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VIVA CRISTO REY! Long Live Christ the King!

Posted by webprayze Admin on November 19, 2011 at 5:45 PM

The Feastday of Christ the King is celebrated November 20 this year and as Christians worldwide commemorate the day & consider its significance, it might also serve us to ask who is Father Miguel Pro, S.J. & how does he figure in this important remembrance?

Father Miguel, a 36-year-old Jesuit priest, was shot & martyred on November 23, 1927 on trumped up charges brought against him by the repressive Mexican government at that time. At his execution by firing squad, he was holding a rosary in one hand. He asked to kneel down in final prayer, stood up then spread out his arms to form a cross and cried, "Viva Cristo Rey! (Long Live Christ, the King!)," as he faced oncoming bullets. He is now Blessed Father Miguel Pro, beatified by Pope John Paul II in 1988 & his cause is awaiting elevation to final sainthood! His heroic life & witness is recounted in detail here...

Related link: Thanksgiving & Another Feastday

The True Servant of the Crucified King

by Fr. Roger J. Landry - Catholicity, November 23, 2007

Christ the King (detail) in Michelangelo's Last Judgment at the Sistine Chapel.

The Solemnity of Christ the King, which is celebrate on Sunday, is a relatively young feast. Pope Pius XI instituted it in 1925 at the request of bishops and faithful from around the world. They sought such a feast as a prayerful response to the militant atheism spreading at the time that was trying to repress belief in Christ and suppress Christian presence in the world.

Just eight years early, Bolshevik communism began to show its evil head. The Communists — who were experts in the art of lying — claimed to be working to "free" people from the "opium" of belief in God, which they said was only a means used by others to keep them subjugated. Since there really was no God, they insisted, the churches and Christians were just seeking greater foundation for their pursuit of political power.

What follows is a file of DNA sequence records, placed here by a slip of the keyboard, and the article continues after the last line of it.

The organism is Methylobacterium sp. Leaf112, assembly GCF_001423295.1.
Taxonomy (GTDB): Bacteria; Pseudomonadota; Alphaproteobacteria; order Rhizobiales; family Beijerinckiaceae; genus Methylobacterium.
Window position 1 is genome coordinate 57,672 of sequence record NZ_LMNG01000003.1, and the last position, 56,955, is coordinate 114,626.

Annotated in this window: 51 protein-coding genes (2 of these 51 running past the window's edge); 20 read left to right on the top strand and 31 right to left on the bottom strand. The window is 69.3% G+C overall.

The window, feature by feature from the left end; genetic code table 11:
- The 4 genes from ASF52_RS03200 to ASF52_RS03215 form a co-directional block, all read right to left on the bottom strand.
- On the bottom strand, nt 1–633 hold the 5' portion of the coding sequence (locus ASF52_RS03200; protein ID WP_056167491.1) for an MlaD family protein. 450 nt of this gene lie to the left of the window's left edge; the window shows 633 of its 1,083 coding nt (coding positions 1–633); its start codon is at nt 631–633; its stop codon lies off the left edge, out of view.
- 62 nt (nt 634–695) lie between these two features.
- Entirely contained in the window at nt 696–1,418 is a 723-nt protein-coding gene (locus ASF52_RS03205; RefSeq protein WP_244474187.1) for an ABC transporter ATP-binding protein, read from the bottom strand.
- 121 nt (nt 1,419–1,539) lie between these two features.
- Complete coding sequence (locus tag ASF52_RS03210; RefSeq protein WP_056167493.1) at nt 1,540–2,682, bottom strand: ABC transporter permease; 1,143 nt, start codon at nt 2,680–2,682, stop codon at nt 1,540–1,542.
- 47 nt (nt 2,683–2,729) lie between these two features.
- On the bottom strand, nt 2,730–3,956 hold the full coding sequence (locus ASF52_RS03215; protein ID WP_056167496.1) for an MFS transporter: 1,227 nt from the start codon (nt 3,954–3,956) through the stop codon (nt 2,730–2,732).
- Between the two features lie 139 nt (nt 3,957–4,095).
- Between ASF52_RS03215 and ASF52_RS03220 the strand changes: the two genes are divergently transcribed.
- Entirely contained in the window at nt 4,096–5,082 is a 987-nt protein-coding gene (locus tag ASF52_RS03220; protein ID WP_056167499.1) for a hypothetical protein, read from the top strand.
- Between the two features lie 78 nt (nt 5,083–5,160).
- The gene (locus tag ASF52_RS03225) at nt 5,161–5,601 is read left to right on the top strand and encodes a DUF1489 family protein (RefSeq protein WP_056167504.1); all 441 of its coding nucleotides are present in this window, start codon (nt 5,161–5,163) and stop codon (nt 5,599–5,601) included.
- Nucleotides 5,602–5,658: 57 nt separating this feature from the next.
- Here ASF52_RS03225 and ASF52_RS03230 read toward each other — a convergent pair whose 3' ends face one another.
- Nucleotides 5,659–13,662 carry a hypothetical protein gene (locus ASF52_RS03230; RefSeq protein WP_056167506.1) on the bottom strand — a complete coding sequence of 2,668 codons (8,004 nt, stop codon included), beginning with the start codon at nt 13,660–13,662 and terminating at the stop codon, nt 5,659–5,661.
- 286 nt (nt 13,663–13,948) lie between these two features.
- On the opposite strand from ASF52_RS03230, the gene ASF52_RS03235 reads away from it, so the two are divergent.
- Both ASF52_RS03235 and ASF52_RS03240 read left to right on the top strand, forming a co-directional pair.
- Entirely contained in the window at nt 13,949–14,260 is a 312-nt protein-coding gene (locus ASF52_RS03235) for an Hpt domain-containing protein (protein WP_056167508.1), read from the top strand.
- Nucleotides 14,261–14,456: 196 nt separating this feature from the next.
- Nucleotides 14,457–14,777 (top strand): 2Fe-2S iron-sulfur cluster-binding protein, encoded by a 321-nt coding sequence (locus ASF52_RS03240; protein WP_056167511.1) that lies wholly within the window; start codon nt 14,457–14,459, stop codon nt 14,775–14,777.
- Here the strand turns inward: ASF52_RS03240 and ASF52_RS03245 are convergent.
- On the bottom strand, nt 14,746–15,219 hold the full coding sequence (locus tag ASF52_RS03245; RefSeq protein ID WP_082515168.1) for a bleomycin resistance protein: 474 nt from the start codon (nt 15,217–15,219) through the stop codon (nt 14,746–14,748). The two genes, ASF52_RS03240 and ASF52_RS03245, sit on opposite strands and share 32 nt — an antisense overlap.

To counteract these lies and proclaim both the fact of Christ's kingship in the Universe and the true spiritual aims of that kingdom, the Holy Father proclaimed this feast.

A dramatic illustration of why this feast was so needed came just two years later in a place relatively close to home, Mexico City.

In 1910, there was a revolution in Mexico against the "old order" and one of the first results was anti-clerical persecution based on a militant atheism. Religious orders were banned. Many priests, brothers and nuns needed to flee across the border into the United States. Churches, monasteries, convents and other religious buildings were confiscated by the State.

To survive, the Church needed to go underground. Many Catholic priests, at the risk of their lives, donned various disguises to try to bring the sacraments to those who were dying, to celebrate Mass and confessions in people's homes, to teach the catechism to young children, to attend to the needs of the poor and destitute, and to care for the many orphans the government was making by the summary executions of parents.

One thirty-six year-old Jesuit priest named Fr. Miguel Pro used his younger brother's bicycle to crisscross the city, doing all of these things and more. He was eventually identified as a cleric and a warrant was issued for his arrest.

For almost a year he evaded the authorities so that he could continue his priestly ministrations, but he knew that eventually he would be caught and killed.